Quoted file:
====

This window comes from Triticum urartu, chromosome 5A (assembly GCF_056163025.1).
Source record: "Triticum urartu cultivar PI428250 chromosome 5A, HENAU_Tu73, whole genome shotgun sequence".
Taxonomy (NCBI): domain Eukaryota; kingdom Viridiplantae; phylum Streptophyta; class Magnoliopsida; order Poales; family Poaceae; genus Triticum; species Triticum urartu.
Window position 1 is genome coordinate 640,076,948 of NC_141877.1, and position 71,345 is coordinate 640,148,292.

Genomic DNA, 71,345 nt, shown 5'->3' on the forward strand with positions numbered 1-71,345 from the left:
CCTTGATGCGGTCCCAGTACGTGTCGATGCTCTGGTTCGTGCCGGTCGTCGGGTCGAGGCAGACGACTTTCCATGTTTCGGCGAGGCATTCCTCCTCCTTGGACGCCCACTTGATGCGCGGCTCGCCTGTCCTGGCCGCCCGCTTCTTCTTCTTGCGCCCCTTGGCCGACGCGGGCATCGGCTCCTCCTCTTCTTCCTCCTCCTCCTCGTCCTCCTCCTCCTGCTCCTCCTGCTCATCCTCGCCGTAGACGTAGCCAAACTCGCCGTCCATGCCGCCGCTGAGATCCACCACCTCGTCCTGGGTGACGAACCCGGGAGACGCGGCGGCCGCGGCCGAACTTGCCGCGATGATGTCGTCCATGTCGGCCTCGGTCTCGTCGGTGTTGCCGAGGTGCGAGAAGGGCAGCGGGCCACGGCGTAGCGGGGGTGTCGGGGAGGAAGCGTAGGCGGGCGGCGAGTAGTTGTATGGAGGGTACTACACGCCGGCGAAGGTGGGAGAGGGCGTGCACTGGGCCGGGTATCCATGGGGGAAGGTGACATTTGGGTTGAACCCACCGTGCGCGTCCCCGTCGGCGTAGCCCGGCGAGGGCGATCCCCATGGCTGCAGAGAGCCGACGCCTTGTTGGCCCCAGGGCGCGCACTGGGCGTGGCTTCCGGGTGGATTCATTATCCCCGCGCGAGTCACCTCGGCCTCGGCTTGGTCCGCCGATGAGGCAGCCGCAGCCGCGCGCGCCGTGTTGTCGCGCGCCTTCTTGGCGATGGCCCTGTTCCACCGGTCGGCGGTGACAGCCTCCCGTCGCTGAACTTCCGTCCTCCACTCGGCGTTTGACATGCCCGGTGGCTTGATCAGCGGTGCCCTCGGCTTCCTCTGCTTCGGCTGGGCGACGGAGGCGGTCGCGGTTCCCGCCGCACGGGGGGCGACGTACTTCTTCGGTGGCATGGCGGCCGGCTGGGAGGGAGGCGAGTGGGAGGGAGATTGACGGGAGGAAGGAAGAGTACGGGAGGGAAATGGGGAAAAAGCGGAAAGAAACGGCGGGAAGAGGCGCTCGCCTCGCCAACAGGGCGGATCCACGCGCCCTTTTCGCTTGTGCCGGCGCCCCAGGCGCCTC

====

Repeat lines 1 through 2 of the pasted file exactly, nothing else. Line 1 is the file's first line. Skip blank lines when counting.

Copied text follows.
This window comes from Triticum urartu, chromosome 5A (assembly GCF_056163025.1).
Source record: "Triticum urartu cultivar PI428250 chromosome 5A, HENAU_Tu73, whole genome shotgun sequence".